Last week, Frank Jackson at the Harball Times wrote an article chronicling the long-defunct Eastern Shore League. As a frequenter of the Delmarva peninsula, I have since been captivated by the idea of this league. If only I could go see some D league baseball when I was out there! And the thought of a minor league park in Rehoboth Beach just sounds incredible to me. My first thought was that it would be fun to put together a map of all the teams with their logos overlayed on top at their location. But a quick scouring of the whole entire internet leads me to believe none of these logos exist anymore.
So I made the map sans logos, and decided to make my own logos. If you follow the link above, you’ll see that some of these cities had multiple teams and mascots, so I picked a few that were appealing to me and went with em.
We’ll start with the map, and then go into the logos:
There you have it, all those teams within a couple hours drive of each other. But on to the real fun stuff, the logos. I take credit for the concepts, but much of the artwork comes from other logos I found.
This is actually a Washington Senators logo from the 40s, put in front of a stylish Red and Blue “D”, for a different capital city.
Laurel Blue Hens
An old University of Delaware logo, but the Blue Hen was kind enough to put on a “L” shirt. I thought it was quite nice that he was wearing a baseball cap, although he doesn’t look thrilled about it.
An original idea for this one, as there weren’t too many other Sandpiper teams to inspire me.
Rehoboth Beach Pirates
This is from an old Pittsburgh Pirates logo, one that was around at the same time as this team. Of course, some other colors seemed appropriate.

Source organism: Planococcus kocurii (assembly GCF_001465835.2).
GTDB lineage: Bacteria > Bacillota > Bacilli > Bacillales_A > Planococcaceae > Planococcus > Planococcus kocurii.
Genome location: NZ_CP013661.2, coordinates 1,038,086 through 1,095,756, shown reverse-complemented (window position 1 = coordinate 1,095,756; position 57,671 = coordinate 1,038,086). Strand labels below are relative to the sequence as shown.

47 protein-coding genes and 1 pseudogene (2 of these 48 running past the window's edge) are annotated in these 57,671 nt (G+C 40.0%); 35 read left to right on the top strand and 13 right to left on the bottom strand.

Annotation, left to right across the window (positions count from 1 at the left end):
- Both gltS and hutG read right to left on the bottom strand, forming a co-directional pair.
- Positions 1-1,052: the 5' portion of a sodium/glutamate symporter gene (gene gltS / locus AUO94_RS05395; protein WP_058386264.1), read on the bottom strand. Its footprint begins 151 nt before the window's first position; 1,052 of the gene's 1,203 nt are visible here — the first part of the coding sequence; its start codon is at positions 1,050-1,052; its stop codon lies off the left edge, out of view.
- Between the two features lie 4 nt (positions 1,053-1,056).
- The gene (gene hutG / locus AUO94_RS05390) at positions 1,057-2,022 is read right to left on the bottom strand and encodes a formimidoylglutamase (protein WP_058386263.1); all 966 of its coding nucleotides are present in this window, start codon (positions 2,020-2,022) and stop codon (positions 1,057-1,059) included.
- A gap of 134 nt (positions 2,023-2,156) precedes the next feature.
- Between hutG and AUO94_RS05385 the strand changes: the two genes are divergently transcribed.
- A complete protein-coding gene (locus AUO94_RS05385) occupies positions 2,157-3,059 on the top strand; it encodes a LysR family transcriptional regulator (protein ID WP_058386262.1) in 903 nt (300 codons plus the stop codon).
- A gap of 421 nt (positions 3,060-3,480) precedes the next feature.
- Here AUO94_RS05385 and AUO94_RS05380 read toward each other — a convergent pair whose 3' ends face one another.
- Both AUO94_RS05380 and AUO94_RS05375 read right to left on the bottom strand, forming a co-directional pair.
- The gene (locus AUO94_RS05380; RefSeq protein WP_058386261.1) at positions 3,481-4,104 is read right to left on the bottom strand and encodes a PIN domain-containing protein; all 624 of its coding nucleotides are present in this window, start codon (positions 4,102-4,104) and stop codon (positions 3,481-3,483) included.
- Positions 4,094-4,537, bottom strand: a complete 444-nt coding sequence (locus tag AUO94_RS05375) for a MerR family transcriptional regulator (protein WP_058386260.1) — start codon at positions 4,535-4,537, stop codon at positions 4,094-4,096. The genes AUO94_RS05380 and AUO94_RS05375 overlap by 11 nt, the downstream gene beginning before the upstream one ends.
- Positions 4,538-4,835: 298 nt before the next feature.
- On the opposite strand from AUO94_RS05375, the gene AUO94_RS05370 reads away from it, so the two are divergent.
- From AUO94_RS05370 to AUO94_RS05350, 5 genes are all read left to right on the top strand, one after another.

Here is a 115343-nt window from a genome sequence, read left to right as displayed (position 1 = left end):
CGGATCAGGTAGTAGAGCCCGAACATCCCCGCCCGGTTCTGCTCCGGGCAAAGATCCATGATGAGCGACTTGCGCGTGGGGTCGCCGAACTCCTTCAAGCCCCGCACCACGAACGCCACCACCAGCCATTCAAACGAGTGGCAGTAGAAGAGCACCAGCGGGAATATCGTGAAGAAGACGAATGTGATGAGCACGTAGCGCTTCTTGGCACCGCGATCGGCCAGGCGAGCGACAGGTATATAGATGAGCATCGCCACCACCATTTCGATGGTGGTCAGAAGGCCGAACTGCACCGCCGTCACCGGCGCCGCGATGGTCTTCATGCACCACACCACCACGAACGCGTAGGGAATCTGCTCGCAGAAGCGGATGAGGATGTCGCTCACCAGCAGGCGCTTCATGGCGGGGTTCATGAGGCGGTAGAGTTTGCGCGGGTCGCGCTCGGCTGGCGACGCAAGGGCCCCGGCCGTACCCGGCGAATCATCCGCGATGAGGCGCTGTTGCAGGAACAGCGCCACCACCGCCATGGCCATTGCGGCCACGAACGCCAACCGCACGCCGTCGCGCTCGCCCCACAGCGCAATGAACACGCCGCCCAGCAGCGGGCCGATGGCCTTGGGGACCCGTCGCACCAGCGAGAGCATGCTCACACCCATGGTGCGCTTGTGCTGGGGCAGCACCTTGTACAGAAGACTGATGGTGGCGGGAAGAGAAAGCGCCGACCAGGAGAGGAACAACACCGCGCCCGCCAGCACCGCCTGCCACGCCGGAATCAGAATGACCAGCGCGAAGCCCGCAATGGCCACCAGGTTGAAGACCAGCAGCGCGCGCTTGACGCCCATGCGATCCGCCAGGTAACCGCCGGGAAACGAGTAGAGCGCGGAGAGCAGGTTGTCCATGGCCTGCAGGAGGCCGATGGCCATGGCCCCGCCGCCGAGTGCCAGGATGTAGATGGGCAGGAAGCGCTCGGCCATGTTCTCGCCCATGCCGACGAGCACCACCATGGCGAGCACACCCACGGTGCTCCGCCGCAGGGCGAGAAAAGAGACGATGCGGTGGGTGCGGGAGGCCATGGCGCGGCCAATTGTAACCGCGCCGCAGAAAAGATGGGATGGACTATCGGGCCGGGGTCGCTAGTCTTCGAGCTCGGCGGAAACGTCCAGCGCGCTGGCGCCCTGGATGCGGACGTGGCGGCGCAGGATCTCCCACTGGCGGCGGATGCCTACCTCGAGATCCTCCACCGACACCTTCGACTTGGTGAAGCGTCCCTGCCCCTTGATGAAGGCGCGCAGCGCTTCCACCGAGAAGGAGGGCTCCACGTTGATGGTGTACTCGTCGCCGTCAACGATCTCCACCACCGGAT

Seaford was a Phillies affiliate, so with that name, I modeled the logo after the Philadelphia Eagles. And the color, of course, comes from the Phillies. This one was extra painful to make as it is basically a tribute to Philly.
Thinking about what kind of logo would work for the Canners, I thought of another team with a similar mascot, the Green Bay Packers. So I converted the G and the PACKERS text logos. The Cambridge Canners were a St Louis Cardinals farm team, hence the colors and the 1940s era cardinal inside the C.
The old Baltimore Colts didn’t even put these on their helmets until the late 50s, and this team even predated their existence. But it seemed appropriate, especially after the alliterative C prompted me to turn it on its side.
I debated whether I should use a crabber (someone who catches crabs) or the catch itself. Obviously I went with the catch, and the logo was inspired by modern logos such as the Twins and the Royals, with the script sitting on a baseball.
A farmer carrying a pitchfork shaped like an E for Easton. It seems like something that would be used on a logo to me.
Federalsburg was an A’s affiliate for 8 years, and they were called the A’s. But in their 9th and final season, they were no longer affiliated, and switched names. It was only 1 out of 9 seasons, but it was definitely a better name. I still took the old Philadelphia A’s colors for the logo.
Pocomoke City Salamanders
The Salamanders – one of my absolute favorite team names from the league.
They were actually not an Indians affiliate, but I really wasn’t interested in using Chief Wahoo anyway. So I used a more respectful logo, and colored it with the hues of the city’s hometown company, Perdue.
I couldn’t resist drawing this one, it’s my only real free form drawing here. Of all the teams in the league, I was amazed that Parksley (which was actually a founding league member, around from 1922-1928) actually has a jersey on the internet you can buy. I took my coloring cues from that.
Northampton Red Sox
Down in Cape Charles, VA, the team was named after the county, Northampton. The N is somewhat reminiscent of the college football team’s logo from right across the bay, and way back when the Northampton Red Sox were playing, Navy Football actually won a National Championship.